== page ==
Illinois Supreme Court: “No further action is required by the Secretary of State or any other official to make the Governor’s appointment of Roland Burris to the United States Senate valid under Illinois law.”

Dick Durbin, paraphrased by Reuters: “No one can occupy the U.S. Senate seat vacated by President-elect Barack Obama until the governor of Illinois is removed and a new appointment can be certified.”

Or, as Andrew Jackson so eloquently put it: “John Marshall has made his decision, now let him enforce it!”

Oh, remember the good ol’ days, when the Democrats were chastising the GOP for playing fast and loose with the Constitution?  Blago is Blago, but they have to seat Burris.  If they want to expel him after doing so for being friends with Blago, that’s a different discussion — but the only qualifications the Senate is authorized to judge an appointment on are those required by the Constitution of all Senators.  This whole schtick is getting really embarrassing to watch.  The Kentucky State Senate tried the same thing a few years ago (except to seat someone who clearly didn’t meet a residency requirement), and it was more or less when most people outside of the GOP Senate caucus agreed that David Williams had jumped the shark — his shining moment came when he declared (my numbers are likely wrong, but that doesn’t really hurt the point) that if the Senate voted to consider four years as ten years this vote would alter reality, more or less.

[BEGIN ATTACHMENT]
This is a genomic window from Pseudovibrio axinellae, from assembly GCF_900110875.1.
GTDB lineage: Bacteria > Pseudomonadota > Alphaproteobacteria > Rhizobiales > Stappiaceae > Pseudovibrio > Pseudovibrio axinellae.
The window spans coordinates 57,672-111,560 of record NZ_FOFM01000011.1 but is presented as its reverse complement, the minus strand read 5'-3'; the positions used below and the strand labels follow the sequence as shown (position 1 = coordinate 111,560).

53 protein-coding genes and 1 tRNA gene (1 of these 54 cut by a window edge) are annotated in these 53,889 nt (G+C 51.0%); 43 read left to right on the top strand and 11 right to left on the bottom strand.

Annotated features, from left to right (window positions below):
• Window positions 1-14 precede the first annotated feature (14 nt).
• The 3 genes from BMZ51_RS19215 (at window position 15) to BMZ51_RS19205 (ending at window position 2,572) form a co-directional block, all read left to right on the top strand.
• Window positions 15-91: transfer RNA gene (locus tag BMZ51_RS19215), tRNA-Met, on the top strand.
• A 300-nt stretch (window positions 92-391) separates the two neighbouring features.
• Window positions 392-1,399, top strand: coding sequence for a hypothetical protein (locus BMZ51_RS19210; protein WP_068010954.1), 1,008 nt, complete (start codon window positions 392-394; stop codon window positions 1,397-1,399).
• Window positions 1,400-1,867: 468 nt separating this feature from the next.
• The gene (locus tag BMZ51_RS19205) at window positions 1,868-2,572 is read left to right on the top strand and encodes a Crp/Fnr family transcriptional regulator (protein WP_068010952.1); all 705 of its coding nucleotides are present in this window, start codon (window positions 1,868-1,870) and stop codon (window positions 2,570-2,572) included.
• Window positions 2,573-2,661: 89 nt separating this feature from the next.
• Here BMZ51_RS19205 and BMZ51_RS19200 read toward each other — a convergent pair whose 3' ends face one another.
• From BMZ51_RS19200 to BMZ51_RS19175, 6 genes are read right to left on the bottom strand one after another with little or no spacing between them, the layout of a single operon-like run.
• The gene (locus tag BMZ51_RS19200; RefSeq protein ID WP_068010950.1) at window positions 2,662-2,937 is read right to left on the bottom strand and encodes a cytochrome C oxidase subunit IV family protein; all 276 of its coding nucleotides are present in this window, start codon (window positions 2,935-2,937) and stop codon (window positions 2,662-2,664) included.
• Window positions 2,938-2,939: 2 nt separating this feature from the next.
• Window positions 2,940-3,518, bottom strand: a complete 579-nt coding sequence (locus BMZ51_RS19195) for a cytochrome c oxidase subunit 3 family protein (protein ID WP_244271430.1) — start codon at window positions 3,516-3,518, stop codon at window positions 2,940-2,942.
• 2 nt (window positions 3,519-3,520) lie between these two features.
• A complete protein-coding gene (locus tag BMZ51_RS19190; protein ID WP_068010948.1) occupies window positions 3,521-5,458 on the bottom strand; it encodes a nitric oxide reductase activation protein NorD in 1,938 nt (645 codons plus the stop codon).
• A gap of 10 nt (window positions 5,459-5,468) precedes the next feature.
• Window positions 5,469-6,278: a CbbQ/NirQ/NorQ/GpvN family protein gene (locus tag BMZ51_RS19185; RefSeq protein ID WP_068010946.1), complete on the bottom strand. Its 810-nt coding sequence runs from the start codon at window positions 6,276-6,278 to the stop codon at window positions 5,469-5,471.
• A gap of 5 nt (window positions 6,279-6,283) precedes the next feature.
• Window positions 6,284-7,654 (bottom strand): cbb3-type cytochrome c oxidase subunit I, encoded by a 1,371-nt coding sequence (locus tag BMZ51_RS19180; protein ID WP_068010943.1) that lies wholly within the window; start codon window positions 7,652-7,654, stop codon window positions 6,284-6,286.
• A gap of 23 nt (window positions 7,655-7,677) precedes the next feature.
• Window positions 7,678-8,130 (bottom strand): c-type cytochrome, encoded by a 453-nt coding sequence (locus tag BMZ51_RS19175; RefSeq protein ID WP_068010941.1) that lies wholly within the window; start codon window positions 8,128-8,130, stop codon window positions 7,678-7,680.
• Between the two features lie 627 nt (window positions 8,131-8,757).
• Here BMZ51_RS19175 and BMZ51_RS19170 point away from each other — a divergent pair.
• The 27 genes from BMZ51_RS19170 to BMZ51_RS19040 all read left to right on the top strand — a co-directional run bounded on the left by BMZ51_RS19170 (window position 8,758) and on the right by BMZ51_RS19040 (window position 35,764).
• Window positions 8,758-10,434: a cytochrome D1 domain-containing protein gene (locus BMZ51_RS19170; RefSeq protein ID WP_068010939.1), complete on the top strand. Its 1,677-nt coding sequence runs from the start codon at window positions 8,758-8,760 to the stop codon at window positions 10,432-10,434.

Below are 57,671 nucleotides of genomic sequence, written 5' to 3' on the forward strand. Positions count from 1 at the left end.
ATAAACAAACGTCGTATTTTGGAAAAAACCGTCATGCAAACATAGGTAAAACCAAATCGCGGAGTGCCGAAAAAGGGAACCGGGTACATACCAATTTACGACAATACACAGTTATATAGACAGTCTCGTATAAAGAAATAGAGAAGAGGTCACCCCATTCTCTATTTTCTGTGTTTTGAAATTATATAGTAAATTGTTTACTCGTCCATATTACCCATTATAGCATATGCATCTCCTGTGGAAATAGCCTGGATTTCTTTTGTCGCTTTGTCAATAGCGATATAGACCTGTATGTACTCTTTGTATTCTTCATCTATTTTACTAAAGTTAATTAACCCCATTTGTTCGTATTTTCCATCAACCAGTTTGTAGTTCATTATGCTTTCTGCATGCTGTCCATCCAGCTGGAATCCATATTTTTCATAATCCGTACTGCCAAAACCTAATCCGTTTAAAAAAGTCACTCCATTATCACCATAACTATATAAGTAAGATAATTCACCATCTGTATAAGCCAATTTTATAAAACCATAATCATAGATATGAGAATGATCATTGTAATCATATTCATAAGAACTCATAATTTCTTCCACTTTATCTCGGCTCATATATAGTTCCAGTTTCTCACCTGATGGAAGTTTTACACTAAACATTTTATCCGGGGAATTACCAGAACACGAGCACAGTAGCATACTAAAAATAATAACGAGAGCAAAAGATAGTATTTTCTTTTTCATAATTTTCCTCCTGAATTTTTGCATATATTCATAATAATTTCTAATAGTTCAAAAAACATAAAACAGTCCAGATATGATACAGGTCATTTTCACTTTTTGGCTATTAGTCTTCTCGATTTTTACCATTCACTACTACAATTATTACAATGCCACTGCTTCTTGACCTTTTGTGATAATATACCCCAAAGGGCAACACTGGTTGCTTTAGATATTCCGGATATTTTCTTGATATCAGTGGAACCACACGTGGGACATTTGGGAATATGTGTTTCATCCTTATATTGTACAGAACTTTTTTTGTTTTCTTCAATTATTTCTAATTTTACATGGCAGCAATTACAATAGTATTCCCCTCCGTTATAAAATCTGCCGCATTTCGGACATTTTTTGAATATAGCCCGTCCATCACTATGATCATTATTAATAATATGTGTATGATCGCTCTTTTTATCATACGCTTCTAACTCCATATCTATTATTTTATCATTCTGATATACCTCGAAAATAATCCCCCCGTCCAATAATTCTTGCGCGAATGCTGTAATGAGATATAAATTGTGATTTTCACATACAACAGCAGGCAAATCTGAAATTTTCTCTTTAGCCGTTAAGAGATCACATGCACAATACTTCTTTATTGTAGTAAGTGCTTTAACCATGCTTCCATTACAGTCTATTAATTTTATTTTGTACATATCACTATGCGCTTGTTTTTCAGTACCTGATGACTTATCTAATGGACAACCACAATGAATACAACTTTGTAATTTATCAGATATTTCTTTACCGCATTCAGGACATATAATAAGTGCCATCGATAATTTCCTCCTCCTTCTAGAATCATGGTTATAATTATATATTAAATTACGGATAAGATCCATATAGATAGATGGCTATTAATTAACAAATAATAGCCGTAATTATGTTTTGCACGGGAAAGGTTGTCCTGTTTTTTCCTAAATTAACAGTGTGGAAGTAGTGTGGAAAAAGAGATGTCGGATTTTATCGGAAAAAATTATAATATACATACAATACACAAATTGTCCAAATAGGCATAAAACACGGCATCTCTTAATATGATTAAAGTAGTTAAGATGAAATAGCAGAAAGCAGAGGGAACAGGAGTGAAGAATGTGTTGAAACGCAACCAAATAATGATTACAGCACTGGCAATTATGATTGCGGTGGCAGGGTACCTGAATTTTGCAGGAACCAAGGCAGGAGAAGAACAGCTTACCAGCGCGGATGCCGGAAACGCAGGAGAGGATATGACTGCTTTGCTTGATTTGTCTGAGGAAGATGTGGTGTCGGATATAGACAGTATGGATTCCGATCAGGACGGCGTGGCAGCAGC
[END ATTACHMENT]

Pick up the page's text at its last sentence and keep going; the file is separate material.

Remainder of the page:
More from Durbin: “He said the Senate seat could remain vacant until Blagojevich is removed from office and the lieutenant governor takes over, making a fresh appointment.”  Right.  Because removal from office nullifies all the acts made by a governor while in office.  Neat trick, huh?